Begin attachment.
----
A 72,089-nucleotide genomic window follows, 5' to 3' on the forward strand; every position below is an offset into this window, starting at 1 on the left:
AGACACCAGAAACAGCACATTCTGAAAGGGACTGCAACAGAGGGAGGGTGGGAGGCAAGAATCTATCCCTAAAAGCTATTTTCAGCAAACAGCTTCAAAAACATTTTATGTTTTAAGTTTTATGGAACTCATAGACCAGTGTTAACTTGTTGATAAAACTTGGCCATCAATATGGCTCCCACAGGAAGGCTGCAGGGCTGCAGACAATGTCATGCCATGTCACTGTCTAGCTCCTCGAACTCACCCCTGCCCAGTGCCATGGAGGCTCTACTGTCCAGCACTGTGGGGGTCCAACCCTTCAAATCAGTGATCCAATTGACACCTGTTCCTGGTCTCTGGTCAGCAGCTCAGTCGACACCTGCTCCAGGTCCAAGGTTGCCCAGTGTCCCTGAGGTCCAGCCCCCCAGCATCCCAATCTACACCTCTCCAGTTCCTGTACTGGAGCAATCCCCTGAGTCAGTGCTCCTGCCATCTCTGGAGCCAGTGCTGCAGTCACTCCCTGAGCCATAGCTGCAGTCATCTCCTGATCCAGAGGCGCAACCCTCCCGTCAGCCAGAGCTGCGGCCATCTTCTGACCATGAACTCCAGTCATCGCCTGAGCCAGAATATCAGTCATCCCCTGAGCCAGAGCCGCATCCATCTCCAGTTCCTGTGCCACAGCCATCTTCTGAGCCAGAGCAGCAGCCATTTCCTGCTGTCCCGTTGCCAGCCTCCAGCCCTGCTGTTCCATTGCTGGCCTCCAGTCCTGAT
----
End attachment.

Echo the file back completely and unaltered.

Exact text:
A 72,089-nucleotide genomic window follows, 5' to 3' on the forward strand; every position below is an offset into this window, starting at 1 on the left:
AGACACCAGAAACAGCACATTCTGAAAGGGACTGCAACAGAGGGAGGGTGGGAGGCAAGAATCTATCCCTAAAAGCTATTTTCAGCAAACAGCTTCAAAAACATTTTATGTTTTAAGTTTTATGGAACTCATAGACCAGTGTTAACTTGTTGATAAAACTTGGCCATCAATATGGCTCCCACAGGAAGGCTGCAGGGCTGCAGACAATGTCATGCCATGTCACTGTCTAGCTCCTCGAACTCACCCCTGCCCAGTGCCATGGAGGCTCTACTGTCCAGCACTGTGGGGGTCCAACCCTTCAAATCAGTGATCCAATTGACACCTGTTCCTGGTCTCTGGTCAGCAGCTCAGTCGACACCTGCTCCAGGTCCAAGGTTGCCCAGTGTCCCTGAGGTCCAGCCCCCCAGCATCCCAATCTACACCTCTCCAGTTCCTGTACTGGAGCAATCCCCTGAGTCAGTGCTCCTGCCATCTCTGGAGCCAGTGCTGCAGTCACTCCCTGAGCCATAGCTGCAGTCATCTCCTGATCCAGAGGCGCAACCCTCCCGTCAGCCAGAGCTGCGGCCATCTTCTGACCATGAACTCCAGTCATCGCCTGAGCCAGAATATCAGTCATCCCCTGAGCCAGAGCCGCATCCATCTCCAGTTCCTGTGCCACAGCCATCTTCTGAGCCAGAGCAGCAGCCATTTCCTGCTGTCCCGTTGCCAGCCTCCAGCCCTGCTGTTCCATTGCTGGCCTCCAGTCCTGAT